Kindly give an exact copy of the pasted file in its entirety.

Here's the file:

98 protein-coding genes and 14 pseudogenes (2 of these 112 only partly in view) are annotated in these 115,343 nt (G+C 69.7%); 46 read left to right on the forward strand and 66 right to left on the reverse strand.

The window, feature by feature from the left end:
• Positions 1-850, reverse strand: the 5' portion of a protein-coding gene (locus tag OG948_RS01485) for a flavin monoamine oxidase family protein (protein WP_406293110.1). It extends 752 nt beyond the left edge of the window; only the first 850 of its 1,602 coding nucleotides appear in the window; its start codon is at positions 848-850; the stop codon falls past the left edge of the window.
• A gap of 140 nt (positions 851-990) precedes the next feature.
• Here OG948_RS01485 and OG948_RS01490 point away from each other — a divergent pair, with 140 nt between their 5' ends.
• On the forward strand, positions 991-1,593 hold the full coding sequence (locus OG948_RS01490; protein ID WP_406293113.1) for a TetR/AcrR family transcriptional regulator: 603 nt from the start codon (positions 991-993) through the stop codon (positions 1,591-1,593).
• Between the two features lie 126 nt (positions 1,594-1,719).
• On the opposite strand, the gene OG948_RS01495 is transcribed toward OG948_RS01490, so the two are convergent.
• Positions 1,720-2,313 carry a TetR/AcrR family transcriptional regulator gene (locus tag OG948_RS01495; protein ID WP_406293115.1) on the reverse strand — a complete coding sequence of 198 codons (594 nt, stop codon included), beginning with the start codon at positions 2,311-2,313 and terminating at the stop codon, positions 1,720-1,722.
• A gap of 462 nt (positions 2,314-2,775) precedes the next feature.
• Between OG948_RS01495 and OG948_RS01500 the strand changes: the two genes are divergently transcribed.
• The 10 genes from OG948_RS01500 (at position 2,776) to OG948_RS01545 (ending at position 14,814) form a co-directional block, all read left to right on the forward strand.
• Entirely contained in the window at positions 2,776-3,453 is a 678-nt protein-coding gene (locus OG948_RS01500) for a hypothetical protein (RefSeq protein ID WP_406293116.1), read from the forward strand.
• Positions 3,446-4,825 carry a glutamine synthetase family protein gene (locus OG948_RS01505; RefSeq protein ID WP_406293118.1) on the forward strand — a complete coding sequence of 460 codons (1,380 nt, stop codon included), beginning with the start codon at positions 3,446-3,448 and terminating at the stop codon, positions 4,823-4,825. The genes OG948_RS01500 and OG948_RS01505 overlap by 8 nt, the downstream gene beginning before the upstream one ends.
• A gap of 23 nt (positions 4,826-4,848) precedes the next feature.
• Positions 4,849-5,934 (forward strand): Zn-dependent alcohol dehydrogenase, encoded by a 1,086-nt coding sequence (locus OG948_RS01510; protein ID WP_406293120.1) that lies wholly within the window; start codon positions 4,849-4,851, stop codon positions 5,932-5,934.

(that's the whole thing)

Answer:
98 protein-coding genes and 14 pseudogenes (2 of these 112 only partly in view) are annotated in these 115,343 nt (G+C 69.7%); 46 read left to right on the forward strand and 66 right to left on the reverse strand.

The window, feature by feature from the left end:
• Positions 1-850, reverse strand: the 5' portion of a protein-coding gene (locus tag OG948_RS01485) for a flavin monoamine oxidase family protein (protein WP_406293110.1). It extends 752 nt beyond the left edge of the window; only the first 850 of its 1,602 coding nucleotides appear in the window; its start codon is at positions 848-850; the stop codon falls past the left edge of the window.
• A gap of 140 nt (positions 851-990) precedes the next feature.
• Here OG948_RS01485 and OG948_RS01490 point away from each other — a divergent pair, with 140 nt between their 5' ends.
• On the forward strand, positions 991-1,593 hold the full coding sequence (locus OG948_RS01490; protein ID WP_406293113.1) for a TetR/AcrR family transcriptional regulator: 603 nt from the start codon (positions 991-993) through the stop codon (positions 1,591-1,593).
• Between the two features lie 126 nt (positions 1,594-1,719).
• On the opposite strand, the gene OG948_RS01495 is transcribed toward OG948_RS01490, so the two are convergent.
• Positions 1,720-2,313 carry a TetR/AcrR family transcriptional regulator gene (locus tag OG948_RS01495; protein ID WP_406293115.1) on the reverse strand — a complete coding sequence of 198 codons (594 nt, stop codon included), beginning with the start codon at positions 2,311-2,313 and terminating at the stop codon, positions 1,720-1,722.
• A gap of 462 nt (positions 2,314-2,775) precedes the next feature.
• Between OG948_RS01495 and OG948_RS01500 the strand changes: the two genes are divergently transcribed.
• The 10 genes from OG948_RS01500 (at position 2,776) to OG948_RS01545 (ending at position 14,814) form a co-directional block, all read left to right on the forward strand.
• Entirely contained in the window at positions 2,776-3,453 is a 678-nt protein-coding gene (locus OG948_RS01500) for a hypothetical protein (RefSeq protein ID WP_406293116.1), read from the forward strand.
• Positions 3,446-4,825 carry a glutamine synthetase family protein gene (locus OG948_RS01505; RefSeq protein ID WP_406293118.1) on the forward strand — a complete coding sequence of 460 codons (1,380 nt, stop codon included), beginning with the start codon at positions 3,446-3,448 and terminating at the stop codon, positions 4,823-4,825. The genes OG948_RS01500 and OG948_RS01505 overlap by 8 nt, the downstream gene beginning before the upstream one ends.
• A gap of 23 nt (positions 4,826-4,848) precedes the next feature.
• Positions 4,849-5,934 (forward strand): Zn-dependent alcohol dehydrogenase, encoded by a 1,086-nt coding sequence (locus OG948_RS01510; protein ID WP_406293120.1) that lies wholly within the window; start codon positions 4,849-4,851, stop codon positions 5,932-5,934.